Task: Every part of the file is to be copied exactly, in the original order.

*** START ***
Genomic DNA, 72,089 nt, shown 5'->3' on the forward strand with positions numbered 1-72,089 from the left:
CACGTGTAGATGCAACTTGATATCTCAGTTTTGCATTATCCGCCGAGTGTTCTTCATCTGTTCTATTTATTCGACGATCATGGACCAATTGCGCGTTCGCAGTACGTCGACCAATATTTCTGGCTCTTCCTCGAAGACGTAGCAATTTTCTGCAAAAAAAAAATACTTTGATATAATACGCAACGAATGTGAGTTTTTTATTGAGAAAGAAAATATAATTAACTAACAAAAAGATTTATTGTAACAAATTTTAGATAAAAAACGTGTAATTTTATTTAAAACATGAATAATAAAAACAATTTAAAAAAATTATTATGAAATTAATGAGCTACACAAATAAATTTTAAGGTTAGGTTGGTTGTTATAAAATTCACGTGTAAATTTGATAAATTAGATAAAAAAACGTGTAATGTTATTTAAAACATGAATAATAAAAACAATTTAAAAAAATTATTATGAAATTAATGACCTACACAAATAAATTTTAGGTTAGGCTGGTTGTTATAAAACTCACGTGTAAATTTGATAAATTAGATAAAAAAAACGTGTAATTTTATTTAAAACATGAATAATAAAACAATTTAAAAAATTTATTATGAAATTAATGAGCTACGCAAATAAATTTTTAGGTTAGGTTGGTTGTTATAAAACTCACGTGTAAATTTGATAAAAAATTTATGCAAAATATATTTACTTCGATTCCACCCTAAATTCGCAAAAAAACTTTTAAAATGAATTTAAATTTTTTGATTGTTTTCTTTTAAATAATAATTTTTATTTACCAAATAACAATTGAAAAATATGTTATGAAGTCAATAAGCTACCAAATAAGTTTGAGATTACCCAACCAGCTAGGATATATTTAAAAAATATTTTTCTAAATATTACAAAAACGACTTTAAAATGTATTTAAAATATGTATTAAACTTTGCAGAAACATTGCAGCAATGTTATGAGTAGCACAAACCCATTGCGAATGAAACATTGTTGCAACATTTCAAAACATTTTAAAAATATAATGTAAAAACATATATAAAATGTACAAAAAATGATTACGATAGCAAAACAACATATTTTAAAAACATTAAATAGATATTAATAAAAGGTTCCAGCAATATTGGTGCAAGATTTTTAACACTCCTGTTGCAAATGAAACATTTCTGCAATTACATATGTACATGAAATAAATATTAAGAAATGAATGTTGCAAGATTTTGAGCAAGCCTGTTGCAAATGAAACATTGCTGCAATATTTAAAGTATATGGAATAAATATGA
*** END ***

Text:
Genomic DNA, 72,089 nt, shown 5'->3' on the forward strand with positions numbered 1-72,089 from the left:
CACGTGTAGATGCAACTTGATATCTCAGTTTTGCATTATCCGCCGAGTGTTCTTCATCTGTTCTATTTATTCGACGATCATGGACCAATTGCGCGTTCGCAGTACGTCGACCAATATTTCTGGCTCTTCCTCGAAGACGTAGCAATTTTCTGCAAAAAAAAAATACTTTGATATAATACGCAACGAATGTGAGTTTTTTATTGAGAAAGAAAATATAATTAACTAACAAAAAGATTTATTGTAACAAATTTTAGATAAAAAACGTGTAATTTTATTTAAAACATGAATAATAAAAACAATTTAAAAAAATTATTATGAAATTAATGAGCTACACAAATAAATTTTAAGGTTAGGTTGGTTGTTATAAAATTCACGTGTAAATTTGATAAATTAGATAAAAAAACGTGTAATGTTATTTAAAACATGAATAATAAAAACAATTTAAAAAAATTATTATGAAATTAATGACCTACACAAATAAATTTTAGGTTAGGCTGGTTGTTATAAAACTCACGTGTAAATTTGATAAATTAGATAAAAAAAACGTGTAATTTTATTTAAAACATGAATAATAAAACAATTTAAAAAATTTATTATGAAATTAATGAGCTACGCAAATAAATTTTTAGGTTAGGTTGGTTGTTATAAAACTCACGTGTAAATTTGATAAAAAATTTATGCAAAATATATTTACTTCGATTCCACCCTAAATTCGCAAAAAAACTTTTAAAATGAATTTAAATTTTTTGATTGTTTTCTTTTAAATAATAATTTTTATTTACCAAATAACAATTGAAAAATATGTTATGAAGTCAATAAGCTACCAAATAAGTTTGAGATTACCCAACCAGCTAGGATATATTTAAAAAATATTTTTCTAAATATTACAAAAACGACTTTAAAATGTATTTAAAATATGTATTAAACTTTGCAGAAACATTGCAGCAATGTTATGAGTAGCACAAACCCATTGCGAATGAAACATTGTTGCAACATTTCAAAACATTTTAAAAATATAATGTAAAAACATATATAAAATGTACAAAAAATGATTACGATAGCAAAACAACATATTTTAAAAACATTAAATAGATATTAATAAAAGGTTCCAGCAATATTGGTGCAAGATTTTTAACACTCCTGTTGCAAATGAAACATTTCTGCAATTACATATGTACATGAAATAAATATTAAGAAATGAATGTTGCAAGATTTTGAGCAAGCCTGTTGCAAATGAAACATTGCTGCAATATTTAAAGTATATGGAATAAATATGA